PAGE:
A Carer is anyone who cares, unpaid, for a friend or family member who due to illness, disability, a mental health problem or an addiction, cannot cope without their support.

Did you know……?

  • There are approximately 5 million adult carers in the UK
  • By 2037, it is predicted that the number of carers will increase to 9 million
  • 58% of carers are women and 42% are men
  • More than 1 million people care for more than one person
  • Carers save the economy £132 billion per year (approximately, £19,336 per carer)
  • More than 3 million people are juggling caring whilst also in employment
  • Due to the demands of caring, 1 in 5 carers are forced to give up work altogether
  • Due to the stress and physical demands of caring, 625,000 carers suffer mental and physical ill health
  • Over 3 million people provide over 50 hours of care per week.

Statistics from Carers UK.

Older Carers

  • One in five people aged 50–64 are carers in the UK. 
  • 65% of older carers (aged 60–94) have long-term health problems or a disability themselves. 
  • 68.8% of older carers say that being a carer has an adverse effect on their mental health.
  • One third of older carers say they have cancelled treatment or an operation for themselves because of their caring responsibilities.
  • There are over one million carers over the age 65 in the UK. 
  • Almost one in ten people over 85 provide unpaid care, with this number set to double over the next 20 years.
  • Most carers aged over 70 are providing over 60 hours care a week.

How does caring affect your life?

Caring can have a huge impact on your life. We describe some of these issues below along with links where you can access support and information from Carers Trust.  

Money and Benefits

  • Caring can lead to poverty if you have to give up work to care or are managing on benefits. The aids and equipment needed to help care can add an extra drain on tight finances. 
  • Carers in poverty will not be able to afford do the things that many of us take for granted, such as buying new or warm clothes, heating the house, house repairs, going on holiday or a short break, running a car or paying for bus fare.
  • Becoming a carer can feel like a constant battle to access help for you and the person you care for, for example getting the right diagnosis for your child's condition, appropriate support at school for a young carer in your family, adaptations to the home, and benefits and other financial help.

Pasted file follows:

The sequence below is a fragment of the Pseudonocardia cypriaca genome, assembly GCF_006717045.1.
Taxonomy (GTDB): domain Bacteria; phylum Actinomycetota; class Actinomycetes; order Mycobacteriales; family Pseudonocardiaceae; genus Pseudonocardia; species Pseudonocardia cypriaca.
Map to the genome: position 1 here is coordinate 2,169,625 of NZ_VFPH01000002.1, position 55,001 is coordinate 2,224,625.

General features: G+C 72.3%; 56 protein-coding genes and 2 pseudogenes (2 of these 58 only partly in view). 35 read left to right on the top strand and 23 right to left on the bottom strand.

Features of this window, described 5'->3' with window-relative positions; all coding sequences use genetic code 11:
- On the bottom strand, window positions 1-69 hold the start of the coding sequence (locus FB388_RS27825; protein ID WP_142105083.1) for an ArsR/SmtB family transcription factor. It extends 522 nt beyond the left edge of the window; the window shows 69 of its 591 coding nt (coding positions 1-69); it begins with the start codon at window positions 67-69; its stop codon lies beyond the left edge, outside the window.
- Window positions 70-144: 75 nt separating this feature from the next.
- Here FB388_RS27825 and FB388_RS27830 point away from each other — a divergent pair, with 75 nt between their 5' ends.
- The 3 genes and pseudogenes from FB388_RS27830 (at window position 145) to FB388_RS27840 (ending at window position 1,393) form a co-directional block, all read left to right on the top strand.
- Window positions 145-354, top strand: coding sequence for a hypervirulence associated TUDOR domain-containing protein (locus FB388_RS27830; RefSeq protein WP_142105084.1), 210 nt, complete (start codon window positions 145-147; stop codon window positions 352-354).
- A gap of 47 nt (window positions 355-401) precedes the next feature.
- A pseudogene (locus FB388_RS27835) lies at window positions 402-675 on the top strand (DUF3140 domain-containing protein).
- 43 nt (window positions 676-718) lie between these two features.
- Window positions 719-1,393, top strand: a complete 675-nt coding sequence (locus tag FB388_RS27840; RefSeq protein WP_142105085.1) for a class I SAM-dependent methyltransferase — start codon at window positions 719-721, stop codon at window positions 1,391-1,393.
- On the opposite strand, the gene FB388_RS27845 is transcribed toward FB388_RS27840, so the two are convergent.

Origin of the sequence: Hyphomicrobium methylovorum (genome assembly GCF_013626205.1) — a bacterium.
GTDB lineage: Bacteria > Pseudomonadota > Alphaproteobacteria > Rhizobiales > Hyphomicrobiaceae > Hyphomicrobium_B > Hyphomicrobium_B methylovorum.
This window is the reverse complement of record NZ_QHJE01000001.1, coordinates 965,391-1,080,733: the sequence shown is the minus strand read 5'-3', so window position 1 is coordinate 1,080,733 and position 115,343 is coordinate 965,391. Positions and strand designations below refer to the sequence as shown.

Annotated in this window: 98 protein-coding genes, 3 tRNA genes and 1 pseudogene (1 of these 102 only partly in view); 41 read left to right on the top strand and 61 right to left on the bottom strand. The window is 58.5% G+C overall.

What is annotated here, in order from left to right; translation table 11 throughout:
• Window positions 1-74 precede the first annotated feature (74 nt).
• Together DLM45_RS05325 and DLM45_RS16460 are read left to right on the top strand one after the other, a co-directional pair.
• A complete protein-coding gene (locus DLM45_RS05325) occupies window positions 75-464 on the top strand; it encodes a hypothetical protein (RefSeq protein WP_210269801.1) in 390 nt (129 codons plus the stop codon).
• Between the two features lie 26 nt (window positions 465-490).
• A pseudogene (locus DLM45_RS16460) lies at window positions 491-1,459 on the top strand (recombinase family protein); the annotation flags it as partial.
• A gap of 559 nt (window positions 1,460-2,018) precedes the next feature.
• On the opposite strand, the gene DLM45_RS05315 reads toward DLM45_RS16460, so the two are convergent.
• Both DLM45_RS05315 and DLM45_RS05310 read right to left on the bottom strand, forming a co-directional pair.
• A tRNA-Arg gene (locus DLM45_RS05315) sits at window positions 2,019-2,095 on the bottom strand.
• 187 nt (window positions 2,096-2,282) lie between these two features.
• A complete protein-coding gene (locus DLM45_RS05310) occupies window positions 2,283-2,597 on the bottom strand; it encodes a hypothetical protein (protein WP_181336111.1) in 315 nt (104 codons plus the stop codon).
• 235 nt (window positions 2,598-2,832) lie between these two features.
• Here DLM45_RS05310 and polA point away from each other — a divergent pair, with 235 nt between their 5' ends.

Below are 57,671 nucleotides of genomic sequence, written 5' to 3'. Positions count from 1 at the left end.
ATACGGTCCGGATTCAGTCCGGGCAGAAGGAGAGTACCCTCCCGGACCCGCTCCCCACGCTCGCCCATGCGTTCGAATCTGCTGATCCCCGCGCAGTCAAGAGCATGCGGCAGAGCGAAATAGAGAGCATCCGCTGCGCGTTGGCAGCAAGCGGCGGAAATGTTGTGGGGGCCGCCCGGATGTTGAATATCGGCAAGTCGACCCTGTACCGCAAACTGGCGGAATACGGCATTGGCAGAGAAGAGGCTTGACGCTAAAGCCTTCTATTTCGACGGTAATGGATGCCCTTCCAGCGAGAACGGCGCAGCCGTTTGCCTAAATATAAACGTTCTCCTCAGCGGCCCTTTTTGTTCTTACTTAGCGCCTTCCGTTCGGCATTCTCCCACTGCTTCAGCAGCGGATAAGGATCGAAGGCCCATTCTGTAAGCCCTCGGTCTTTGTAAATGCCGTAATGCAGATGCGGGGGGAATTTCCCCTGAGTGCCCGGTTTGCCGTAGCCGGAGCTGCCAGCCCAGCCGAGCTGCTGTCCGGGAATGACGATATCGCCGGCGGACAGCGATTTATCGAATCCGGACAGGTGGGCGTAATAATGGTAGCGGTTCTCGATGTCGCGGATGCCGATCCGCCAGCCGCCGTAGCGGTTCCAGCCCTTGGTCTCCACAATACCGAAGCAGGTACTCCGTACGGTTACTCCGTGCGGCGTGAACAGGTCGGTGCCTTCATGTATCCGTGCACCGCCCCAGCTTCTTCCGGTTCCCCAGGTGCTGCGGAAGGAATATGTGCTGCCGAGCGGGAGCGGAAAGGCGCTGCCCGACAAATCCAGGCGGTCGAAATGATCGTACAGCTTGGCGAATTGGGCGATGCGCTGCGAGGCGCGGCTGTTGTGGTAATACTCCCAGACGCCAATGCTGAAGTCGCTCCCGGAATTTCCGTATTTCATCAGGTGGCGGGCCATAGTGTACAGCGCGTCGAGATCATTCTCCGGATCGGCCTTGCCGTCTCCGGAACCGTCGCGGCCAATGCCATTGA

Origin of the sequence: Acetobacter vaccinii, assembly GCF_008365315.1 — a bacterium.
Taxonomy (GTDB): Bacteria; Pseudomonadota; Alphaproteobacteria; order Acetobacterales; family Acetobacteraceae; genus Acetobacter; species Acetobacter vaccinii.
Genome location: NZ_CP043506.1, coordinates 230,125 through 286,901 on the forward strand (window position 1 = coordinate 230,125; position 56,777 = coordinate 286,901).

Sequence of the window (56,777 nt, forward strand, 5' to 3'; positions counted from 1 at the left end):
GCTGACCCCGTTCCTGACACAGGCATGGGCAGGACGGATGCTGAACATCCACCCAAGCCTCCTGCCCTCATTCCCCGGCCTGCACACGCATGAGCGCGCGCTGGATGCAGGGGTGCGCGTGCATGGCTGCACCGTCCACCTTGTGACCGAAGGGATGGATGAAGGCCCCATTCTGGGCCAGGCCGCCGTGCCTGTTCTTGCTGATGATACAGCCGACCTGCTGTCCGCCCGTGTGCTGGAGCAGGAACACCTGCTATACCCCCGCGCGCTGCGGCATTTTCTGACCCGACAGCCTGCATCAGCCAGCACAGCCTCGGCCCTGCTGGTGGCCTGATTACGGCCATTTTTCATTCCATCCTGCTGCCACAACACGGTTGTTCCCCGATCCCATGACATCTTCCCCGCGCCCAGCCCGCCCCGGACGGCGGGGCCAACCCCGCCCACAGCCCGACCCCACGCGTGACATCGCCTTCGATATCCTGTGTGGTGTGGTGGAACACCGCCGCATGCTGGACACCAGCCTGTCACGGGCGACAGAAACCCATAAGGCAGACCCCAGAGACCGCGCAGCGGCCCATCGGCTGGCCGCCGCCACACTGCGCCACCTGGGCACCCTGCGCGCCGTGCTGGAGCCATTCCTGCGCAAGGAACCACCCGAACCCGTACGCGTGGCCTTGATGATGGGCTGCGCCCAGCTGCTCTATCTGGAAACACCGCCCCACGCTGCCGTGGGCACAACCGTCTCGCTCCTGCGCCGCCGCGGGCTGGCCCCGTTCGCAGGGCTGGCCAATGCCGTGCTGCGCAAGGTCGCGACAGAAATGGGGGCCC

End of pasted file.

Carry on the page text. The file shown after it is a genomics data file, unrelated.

Read Carers Trust's advice on money and benefits and make sure you claim any benefits and credits that you, and the person you care for, are entitled to.

Health and Wellbeing

  • Caring can make you physically exhausted – you might be getting up several times in the night as well as caring throughout the day. You might need to lift and support an adult who is a lot heavier than you. You might be juggling caring with looking after the rest of your family and holding down a job.
  • Caring can leave you emotionally exhausted because of the strain of seeing someone you care about experiencing pain, distress or discomfort. 
  • Caring can lead to stress, depression and other mental health issues.
  • Caring can affect your relationship with your partner or other family members.
  • If you are caring in a couple you may no longer be able to have the physical or emotional life you had together, nor enjoy shared activities or plan for a future together.

Read Carers Trust's full range of help and advice on health and wellbeing to keep you, and the person you care for, healthy.

Getting Out and About

  • Caring can be isolating as you may find you can rarely leave the house.
  • It may be hard to sustain friendships or develop new ones or keep up with interests and activities you may have previously enjoyed.

Get in touch to find out how we can help you have a break from caring

Working and Learning

Get support if you are working, looking for work or wanting to learn some new skills


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